It was the job of the young boys like Olavus to find water and bring it back to camp. Trail journals say they often had to travel miles to find clean water. When they returned, the pioneers fought over who would get it first. The boys had to use pieces of burlap or rawhide to act as shoes.
15 people died on the trail. Everyone was too afraid of a stampede to kill any buffalo. They suffered from hunger as the months dragged on. One desperate man, new to North America, killed a skunk without realizing what it was.
The company finally arrived in Salt Lake on September 13. They joined thousands of Mormons who were already there, building new towns and cities across the Mountain West.
After the experience of the handcart companies, the LDS Church tried a new method of bringing pioneers to Utah. They sent ox and wagon trains from Utah out east to meet the pioneers. Olavus made one of those “down and back” trips in 1866, trying to make it easier for people to make the same journey he had survived a decade before.
Settling the West
Olavus settled in Morgan City, Utah in 1867, and married widow Mary Amanda Wilcox Parker [a,f] on November 2. Mary was born on March 10, 1850 in a Mormon pioneer camp at Council Bluffs, Iowa. She started her journey to Utah at just three months old. Mary’s father, Henry Wilcox, [a,f] was a New Yorker who had served in the Mormon Battalion during the Mexican War. Her mother, Martha Simmons Wilcox, [a,f] was from Canada.
In 1871, Olavus and Mary left Morgan City to for the northern area of Randolph, Rich County, near Bear Lake. They were among the very first settlers of the area. Olavus was one of the few farmers who had success in the early years. He harvested 175 bushels of oats in 1872. The community shared food and pooled resources, but they didn’t make enough to survive on their own for more than a decade.
After years of trial and error, the settlers found that raising cattle was the best way to make ends meet. Olavus was part of a group that created rules preserving county land for grazing. Below are the two marks that Olavus registered to use on his cattle in Rich County:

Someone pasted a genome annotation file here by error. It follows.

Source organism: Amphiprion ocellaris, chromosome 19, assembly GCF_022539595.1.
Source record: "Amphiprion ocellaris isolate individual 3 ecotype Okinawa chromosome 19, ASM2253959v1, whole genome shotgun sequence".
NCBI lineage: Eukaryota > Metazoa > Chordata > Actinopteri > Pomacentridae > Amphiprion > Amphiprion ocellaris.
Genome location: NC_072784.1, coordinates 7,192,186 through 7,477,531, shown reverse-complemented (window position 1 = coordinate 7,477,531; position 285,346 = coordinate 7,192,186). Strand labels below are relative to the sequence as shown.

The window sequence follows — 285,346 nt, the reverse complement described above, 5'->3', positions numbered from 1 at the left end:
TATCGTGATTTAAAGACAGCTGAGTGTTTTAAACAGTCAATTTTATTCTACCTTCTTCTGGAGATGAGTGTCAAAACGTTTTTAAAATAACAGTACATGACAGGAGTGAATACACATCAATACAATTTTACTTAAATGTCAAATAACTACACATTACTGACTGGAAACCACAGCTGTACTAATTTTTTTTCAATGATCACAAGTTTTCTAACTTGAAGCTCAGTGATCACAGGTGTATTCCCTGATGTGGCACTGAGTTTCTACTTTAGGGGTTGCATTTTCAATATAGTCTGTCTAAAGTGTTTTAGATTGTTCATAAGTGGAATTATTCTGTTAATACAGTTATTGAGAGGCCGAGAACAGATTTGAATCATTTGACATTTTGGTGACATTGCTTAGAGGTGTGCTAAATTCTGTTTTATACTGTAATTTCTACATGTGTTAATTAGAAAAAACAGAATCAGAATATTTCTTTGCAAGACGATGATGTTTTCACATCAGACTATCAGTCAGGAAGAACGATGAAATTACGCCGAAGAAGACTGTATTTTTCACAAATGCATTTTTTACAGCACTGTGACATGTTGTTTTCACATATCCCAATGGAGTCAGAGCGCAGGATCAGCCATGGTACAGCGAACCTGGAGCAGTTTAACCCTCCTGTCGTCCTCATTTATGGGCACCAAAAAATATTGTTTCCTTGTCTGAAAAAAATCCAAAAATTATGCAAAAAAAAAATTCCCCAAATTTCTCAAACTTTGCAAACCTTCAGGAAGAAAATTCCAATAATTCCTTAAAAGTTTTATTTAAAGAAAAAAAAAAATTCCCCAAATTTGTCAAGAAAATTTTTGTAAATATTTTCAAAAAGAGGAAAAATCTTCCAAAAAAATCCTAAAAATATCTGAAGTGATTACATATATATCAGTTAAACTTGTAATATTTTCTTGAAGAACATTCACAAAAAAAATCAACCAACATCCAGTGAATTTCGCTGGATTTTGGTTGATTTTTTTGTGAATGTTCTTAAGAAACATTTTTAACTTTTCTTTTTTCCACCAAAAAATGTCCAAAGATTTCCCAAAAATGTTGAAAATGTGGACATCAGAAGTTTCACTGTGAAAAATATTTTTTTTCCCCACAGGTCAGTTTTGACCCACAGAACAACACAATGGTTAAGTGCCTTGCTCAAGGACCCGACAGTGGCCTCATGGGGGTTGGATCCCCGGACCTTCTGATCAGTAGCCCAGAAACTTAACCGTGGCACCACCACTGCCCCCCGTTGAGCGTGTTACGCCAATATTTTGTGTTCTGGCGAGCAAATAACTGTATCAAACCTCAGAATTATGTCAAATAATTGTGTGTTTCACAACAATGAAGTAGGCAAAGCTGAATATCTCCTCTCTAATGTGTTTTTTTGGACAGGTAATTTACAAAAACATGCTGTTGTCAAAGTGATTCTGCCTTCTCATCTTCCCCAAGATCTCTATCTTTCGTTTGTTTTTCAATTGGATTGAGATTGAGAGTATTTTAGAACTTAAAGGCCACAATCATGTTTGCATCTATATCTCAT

Olavus was successful both in the church and in business. He served in local bishoprics for 20 years, and was superintendent of the Sunday School. His fortune grew – he was able to buy large areas of land, and founded at least two irrigation companies.
Genealogical sources can be found on the Ancestry [a] links next to the individual names.
Jensen, Richard L. “By Handcart to Utah: The Account of C C A Christensen.” Nebraska History 66 (1985): 332-348. http://www.nebraskahistory.org/publish/publicat/history/full-text/NH1985Handcart.pdf.
Scandinavian Saints. “Scandinavian Emigrant Ship Descriptions and Voyage Narratives (1852-1868).” Accessed 26, 2014. http://user.xmission.com/~nelsonb/ship_desc.htm.
Spotting History. “Skedsmo Church.” Accessed October 26, 2014. http://www.spottinghistory.com/view/3298/skedsmo-church/.
Woods, Fred E. “Pronounced Clean, Comfortable, and Good Looking:’The Passage of Mormon Immigrants Through the Port of Philadelphia.” Mormon Historical Studies6, no. 1 (2005): 5-34. http://mormonhistoricsites.org/wp-content/uploads/2013/04/MHS_SPRING-2005_03-PORT_PHILADELPHIA.pdf.